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India: Burqa row in school

A 15-year-old schoolgirl has become the public face of a radical group's campaign for an "Islamic" dress code in a controversy similar to the one sparked by the recent French ban on headscarves in classrooms.
The row started after Shabnam, a ninth standard student of a co-ed government higher secondary school, arrived in a burqa but was turned back by the teachers.

She returned the next day, the "net curtain" in place that allowed her to see but prevented others from seeing her eyes. She was not alone - one of her classmates, too, was in a burqa.

Realising that the row could soon take a political turn in BJP-ruled Madhya Pradesh, principal Pushpalata Chowdhury shot off a letter to district authorities seeking guidelines on "violation" of the school dress code. She also called parents requesting them to give up the "burqa campaign". Chowdhury said burqas could pose a threat as miscreants could use it as disguise to sneak into the school.

Soon the word was out that Muslim girls were being prevented from fulfilling their religious obligations. Local muftis, maulvis and religious outfits joined in. The radical Anjuman Islamia Committee took charge, asking the authorities of the Garg Colony school on the bank of the Machna to "see reason".

Mohammad Islamil of the Anjuman told the authorities that Islam impresses upon women to "lower their gaze and guard their modesty" and hijab was definitely established as obligatory dress code in the Shariat.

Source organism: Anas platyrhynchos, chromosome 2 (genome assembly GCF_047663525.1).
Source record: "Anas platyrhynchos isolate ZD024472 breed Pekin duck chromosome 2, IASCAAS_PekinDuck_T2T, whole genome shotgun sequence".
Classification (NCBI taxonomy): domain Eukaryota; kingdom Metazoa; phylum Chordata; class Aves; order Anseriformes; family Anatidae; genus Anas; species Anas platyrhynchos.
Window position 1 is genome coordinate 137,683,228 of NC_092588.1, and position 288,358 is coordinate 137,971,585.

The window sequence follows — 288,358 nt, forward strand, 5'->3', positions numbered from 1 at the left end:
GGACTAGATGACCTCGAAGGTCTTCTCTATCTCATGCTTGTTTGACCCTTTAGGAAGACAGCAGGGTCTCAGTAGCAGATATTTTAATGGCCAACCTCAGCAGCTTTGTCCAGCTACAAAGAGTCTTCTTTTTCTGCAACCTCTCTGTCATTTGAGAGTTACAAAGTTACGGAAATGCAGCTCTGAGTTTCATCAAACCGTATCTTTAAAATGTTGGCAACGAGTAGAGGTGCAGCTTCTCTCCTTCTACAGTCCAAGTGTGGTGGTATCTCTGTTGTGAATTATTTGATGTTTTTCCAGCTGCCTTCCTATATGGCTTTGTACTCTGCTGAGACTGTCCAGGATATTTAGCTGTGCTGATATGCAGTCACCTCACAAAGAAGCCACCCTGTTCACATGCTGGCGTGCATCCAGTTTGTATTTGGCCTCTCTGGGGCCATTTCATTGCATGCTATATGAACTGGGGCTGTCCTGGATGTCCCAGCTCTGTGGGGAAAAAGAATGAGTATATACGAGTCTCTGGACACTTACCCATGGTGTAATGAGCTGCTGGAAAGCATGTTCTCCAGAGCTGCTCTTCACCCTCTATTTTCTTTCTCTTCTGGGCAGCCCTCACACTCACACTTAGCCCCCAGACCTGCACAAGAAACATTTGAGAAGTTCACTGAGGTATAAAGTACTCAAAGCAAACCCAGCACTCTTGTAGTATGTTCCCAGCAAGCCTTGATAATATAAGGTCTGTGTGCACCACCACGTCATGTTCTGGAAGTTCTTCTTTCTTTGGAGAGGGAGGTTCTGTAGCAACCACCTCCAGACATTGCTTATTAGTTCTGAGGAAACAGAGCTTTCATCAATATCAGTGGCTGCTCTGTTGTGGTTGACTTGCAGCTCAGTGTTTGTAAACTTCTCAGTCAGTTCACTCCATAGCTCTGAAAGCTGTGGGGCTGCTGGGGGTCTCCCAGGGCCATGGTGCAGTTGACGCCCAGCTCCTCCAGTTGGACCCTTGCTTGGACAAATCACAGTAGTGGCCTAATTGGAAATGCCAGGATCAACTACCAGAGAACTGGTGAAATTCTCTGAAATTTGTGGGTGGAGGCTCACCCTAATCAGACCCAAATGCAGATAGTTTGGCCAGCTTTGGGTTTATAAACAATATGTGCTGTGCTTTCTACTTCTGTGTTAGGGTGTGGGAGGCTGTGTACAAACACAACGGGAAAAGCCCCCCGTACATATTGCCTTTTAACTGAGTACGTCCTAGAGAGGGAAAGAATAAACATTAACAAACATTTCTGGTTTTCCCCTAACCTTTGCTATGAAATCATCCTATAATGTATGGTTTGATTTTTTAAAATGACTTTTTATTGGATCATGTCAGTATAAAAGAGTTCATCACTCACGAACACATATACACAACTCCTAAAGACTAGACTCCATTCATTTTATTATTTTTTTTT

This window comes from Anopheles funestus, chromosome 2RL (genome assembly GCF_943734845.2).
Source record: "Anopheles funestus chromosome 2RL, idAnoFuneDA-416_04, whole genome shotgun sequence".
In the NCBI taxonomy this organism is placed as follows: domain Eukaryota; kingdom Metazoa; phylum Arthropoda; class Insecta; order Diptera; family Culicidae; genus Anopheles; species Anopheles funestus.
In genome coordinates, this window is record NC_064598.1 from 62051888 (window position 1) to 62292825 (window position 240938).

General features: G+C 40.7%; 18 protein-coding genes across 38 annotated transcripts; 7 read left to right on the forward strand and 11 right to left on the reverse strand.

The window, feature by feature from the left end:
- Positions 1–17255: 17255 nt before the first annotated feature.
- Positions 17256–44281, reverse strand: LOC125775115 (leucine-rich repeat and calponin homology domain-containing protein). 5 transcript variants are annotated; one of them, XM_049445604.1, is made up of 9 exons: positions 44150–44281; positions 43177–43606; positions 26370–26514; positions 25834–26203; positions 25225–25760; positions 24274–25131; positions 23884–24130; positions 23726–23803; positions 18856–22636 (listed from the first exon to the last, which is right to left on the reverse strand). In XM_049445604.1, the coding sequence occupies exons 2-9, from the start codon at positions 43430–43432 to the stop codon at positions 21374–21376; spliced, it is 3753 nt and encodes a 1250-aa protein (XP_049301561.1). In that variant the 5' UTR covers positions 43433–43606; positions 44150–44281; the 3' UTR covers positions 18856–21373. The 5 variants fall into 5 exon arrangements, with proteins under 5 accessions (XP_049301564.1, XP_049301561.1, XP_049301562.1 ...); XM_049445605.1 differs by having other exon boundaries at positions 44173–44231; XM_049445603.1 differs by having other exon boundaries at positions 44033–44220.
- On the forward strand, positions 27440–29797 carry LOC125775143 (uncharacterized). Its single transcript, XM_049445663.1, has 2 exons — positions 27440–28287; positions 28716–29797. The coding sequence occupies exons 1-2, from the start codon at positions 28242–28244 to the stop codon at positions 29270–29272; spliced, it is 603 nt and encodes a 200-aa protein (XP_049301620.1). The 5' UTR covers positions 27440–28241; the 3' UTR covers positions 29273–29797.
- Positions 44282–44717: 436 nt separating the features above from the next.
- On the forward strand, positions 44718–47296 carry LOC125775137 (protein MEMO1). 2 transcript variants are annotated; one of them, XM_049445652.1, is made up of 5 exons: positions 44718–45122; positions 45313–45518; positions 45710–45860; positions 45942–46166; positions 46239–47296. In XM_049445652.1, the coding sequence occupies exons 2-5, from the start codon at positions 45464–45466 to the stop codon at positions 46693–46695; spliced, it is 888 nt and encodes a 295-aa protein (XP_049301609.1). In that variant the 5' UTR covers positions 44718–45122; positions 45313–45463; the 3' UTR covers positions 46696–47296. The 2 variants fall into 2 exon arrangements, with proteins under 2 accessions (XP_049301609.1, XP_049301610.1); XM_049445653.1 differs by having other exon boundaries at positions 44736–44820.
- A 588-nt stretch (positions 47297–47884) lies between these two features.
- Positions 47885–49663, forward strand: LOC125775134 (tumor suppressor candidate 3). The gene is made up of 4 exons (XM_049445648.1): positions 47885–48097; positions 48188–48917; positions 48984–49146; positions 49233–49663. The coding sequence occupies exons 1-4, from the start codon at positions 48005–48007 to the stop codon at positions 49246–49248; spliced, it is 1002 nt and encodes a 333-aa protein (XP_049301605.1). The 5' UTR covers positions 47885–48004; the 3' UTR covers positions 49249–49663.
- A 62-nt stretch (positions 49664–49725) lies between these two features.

Privately, however, not many Muslims here favour the Anjuman's "back to basics" approach. Abdul Rahim, whose daughter is among 56 girls supporting the burqa campaign, said almost in a whisper that while he acknowledged that Islam outlined a code of modesty, it did not commend a certain style.

Asked why he was not protesting, Rahim said as the father of two girls, he did not want to become an "outcast". Some others said it was important to note that Islamic values of modesty applied to both men and women.

For the time being, district authorities are trying to settle the issue at the local level. District education officer S.S. Thakur said he was "applying his mind" and has asked for guidelines from the capital, Bhopal. "Prima facie, it appears to be a case of a violation of dress code," he said.

Not many in Betul, which is about 200 km from Bhopal, have heard about the controversy in France that erupted in the wake of an amendment in the code of education banning students from wearing conspicuous religious symbols to state schools.

The ban also covers Jewish skullcaps and large Christian crosses, to ensure that secular rules are applied evenly. The ban does not apply in Catholic and other private schools.

By Rasheed Kidwai, originally published in The Telegraph, October 13, 2004